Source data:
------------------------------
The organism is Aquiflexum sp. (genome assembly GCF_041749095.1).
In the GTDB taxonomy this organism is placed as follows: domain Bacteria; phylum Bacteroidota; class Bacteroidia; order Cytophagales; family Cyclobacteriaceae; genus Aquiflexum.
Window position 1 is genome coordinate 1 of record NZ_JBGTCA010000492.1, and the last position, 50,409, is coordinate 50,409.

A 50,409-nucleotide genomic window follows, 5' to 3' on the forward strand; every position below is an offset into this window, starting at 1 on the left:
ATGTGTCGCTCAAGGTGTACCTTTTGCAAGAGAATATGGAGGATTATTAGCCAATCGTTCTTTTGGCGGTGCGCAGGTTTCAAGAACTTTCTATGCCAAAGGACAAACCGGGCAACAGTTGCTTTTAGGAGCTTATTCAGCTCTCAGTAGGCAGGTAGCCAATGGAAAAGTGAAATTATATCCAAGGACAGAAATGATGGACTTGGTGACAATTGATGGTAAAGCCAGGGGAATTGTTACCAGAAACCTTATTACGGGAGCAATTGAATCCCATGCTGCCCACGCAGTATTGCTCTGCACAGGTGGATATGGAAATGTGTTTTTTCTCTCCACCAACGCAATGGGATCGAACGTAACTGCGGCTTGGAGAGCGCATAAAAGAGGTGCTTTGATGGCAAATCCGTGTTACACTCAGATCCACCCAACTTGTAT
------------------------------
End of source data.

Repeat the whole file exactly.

The organism is Aquiflexum sp. (genome assembly GCF_041749095.1).
In the GTDB taxonomy this organism is placed as follows: domain Bacteria; phylum Bacteroidota; class Bacteroidia; order Cytophagales; family Cyclobacteriaceae; genus Aquiflexum.
Window position 1 is genome coordinate 1 of record NZ_JBGTCA010000492.1, and the last position, 50,409, is coordinate 50,409.

A 50,409-nucleotide genomic window follows, 5' to 3' on the forward strand; every position below is an offset into this window, starting at 1 on the left:
ATGTGTCGCTCAAGGTGTACCTTTTGCAAGAGAATATGGAGGATTATTAGCCAATCGTTCTTTTGGCGGTGCGCAGGTTTCAAGAACTTTCTATGCCAAAGGACAAACCGGGCAACAGTTGCTTTTAGGAGCTTATTCAGCTCTCAGTAGGCAGGTAGCCAATGGAAAAGTGAAATTATATCCAAGGACAGAAATGATGGACTTGGTGACAATTGATGGTAAAGCCAGGGGAATTGTTACCAGAAACCTTATTACGGGAGCAATTGAATCCCATGCTGCCCACGCAGTATTGCTCTGCACAGGTGGATATGGAAATGTGTTTTTTCTCTCCACCAACGCAATGGGATCGAACGTAACTGCGGCTTGGAGAGCGCATAAAAGAGGTGCTTTGATGGCAAATCCGTGTTACACTCAGATCCACCCAACTTGTAT